Retail’s Emerging 3D Makeover

3D design

3D Object Being Printed

3D printing, or Additive Manufacturing (AM), is no secret having been developed in the early 1980s, but within the last 5+ years has it been capturing the imagination of a much wider audience than the early adopters who have pioneered the industry.  A big reason is that it’s becoming readily apparent it’s a technology that will likely change the face of not only manufacturing, but other industries as well given its ability to facilitate “mass customization.

As The Economist eloquently stated:

“THE industrial revolution of the late 18th century made possible the mass production of goods, thereby creating economies of scale which changed the economy—and society—in ways that nobody could have imagined at the time.  Now a new manufacturing technology has emerged which does the opposite.  Three-dimensional printing makes it as cheap to create single items as it is to produce thousands and thus undermines economies of scale.  It may have as profound an impact on the world as the coming of the factory did….

Just as nobody could have predicted the impact of the steam engine in 1750—or the printing press in 1450, or the transistor in 1950—it is impossible to foresee the long-term impact of 3D printing.  But the technology is coming, and it is likely to disrupt every field it touches.”

this is a game changing technology which is a big reason why it’s taking so long, 30+ years, to emerge.  Now that 3D printing has been briefly introduced, the remainder of this post will focus on the retail sector and developments there over the last several years.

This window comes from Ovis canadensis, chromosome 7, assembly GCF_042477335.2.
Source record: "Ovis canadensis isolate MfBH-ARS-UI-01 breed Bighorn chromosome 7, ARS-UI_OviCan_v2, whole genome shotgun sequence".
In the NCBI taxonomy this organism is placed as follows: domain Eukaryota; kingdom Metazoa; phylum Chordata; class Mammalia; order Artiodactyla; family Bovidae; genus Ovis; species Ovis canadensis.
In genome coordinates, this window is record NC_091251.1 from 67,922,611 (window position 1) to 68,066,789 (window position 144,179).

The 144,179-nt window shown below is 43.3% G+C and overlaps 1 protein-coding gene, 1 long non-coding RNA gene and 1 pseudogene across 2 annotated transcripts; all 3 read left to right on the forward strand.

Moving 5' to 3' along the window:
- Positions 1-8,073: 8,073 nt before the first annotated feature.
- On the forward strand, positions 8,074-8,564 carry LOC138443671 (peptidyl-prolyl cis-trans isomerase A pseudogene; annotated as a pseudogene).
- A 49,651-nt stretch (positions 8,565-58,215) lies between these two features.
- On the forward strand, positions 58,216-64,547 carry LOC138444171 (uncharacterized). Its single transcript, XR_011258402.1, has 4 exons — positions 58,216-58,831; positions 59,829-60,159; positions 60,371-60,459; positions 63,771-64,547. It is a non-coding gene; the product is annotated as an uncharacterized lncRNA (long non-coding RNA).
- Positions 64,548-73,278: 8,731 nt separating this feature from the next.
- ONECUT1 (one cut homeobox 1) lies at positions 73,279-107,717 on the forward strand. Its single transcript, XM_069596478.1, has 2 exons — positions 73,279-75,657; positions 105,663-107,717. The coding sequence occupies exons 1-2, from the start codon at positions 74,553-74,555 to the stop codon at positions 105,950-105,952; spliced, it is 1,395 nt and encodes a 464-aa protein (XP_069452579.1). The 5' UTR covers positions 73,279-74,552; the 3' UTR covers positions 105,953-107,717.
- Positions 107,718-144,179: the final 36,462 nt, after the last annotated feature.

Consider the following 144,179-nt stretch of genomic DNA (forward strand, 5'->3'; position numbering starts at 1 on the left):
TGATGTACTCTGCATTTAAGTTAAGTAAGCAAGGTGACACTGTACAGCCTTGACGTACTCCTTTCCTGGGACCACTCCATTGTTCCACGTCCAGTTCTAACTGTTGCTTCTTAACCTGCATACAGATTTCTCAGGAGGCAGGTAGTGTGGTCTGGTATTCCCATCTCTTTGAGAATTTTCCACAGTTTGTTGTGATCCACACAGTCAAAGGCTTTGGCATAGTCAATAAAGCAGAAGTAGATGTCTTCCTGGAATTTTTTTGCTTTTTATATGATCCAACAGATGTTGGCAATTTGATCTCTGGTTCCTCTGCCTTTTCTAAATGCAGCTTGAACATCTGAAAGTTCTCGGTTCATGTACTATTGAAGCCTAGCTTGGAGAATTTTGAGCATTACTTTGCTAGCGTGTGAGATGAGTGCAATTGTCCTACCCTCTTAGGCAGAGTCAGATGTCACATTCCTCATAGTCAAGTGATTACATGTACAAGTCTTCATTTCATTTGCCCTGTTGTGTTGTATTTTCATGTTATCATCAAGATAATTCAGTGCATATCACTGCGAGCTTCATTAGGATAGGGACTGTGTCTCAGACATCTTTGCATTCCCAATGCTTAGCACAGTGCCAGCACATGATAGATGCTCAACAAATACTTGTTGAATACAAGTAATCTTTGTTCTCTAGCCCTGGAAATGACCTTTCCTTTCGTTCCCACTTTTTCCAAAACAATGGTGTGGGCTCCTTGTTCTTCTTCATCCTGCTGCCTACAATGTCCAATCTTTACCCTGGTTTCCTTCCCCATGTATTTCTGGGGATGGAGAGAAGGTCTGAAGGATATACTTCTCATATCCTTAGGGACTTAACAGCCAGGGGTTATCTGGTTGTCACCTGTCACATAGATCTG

The focus for retail is not about competing with the 3D printer manufacturers, but concentrating on 3D printing as a service and selling the printers and materials.  Leveraging printers from the existing technology providers like Stratasys, 3D Systems, etc., the aim is to be able to print unique and/or custom items that previously would have been too costly to produce a single item or in small batches.

Shapeways was one of, if not, the first companies to emerge to capitalize on this opportunity when it started offering printing as a service in 2008.  It is now the largest online marketplace for 3D printed goods.  However, things heated up in summer of 2013 when Amazon launched its 3D printing service.  Besides bringing its current 250+ million customers and 40+ million Prime members to bear, Amazon has also filed for patents on a system that would use 3D printers installed on trucks to produce an ordered product, bypassing the need for a fulfillment center, so a customers’ order could be delivered more quickly.  While several years away, its one more sign that Amazon has no intention of taking its foot off the gas pedal.

More traditional retailers like Home Depot, Micro Center, Sam’s Club, Staples, UPS Store, etc. are now starting to sell 3D printers and/or offer 3D printing as a service.  While its early, this helps build momentum for what’s surely going to be a substantial opportunity.  And to highlight some of the emerging applications, companies like Flow with its portable Focus 3D printer and Electroloom are generating attention.  Given its mobile 3D printing patent, it would be surprising if Amazon wasn’t already familiar with Flow.  And Electroloom’s efforts to print clothing could redefine the apparel industry if successful.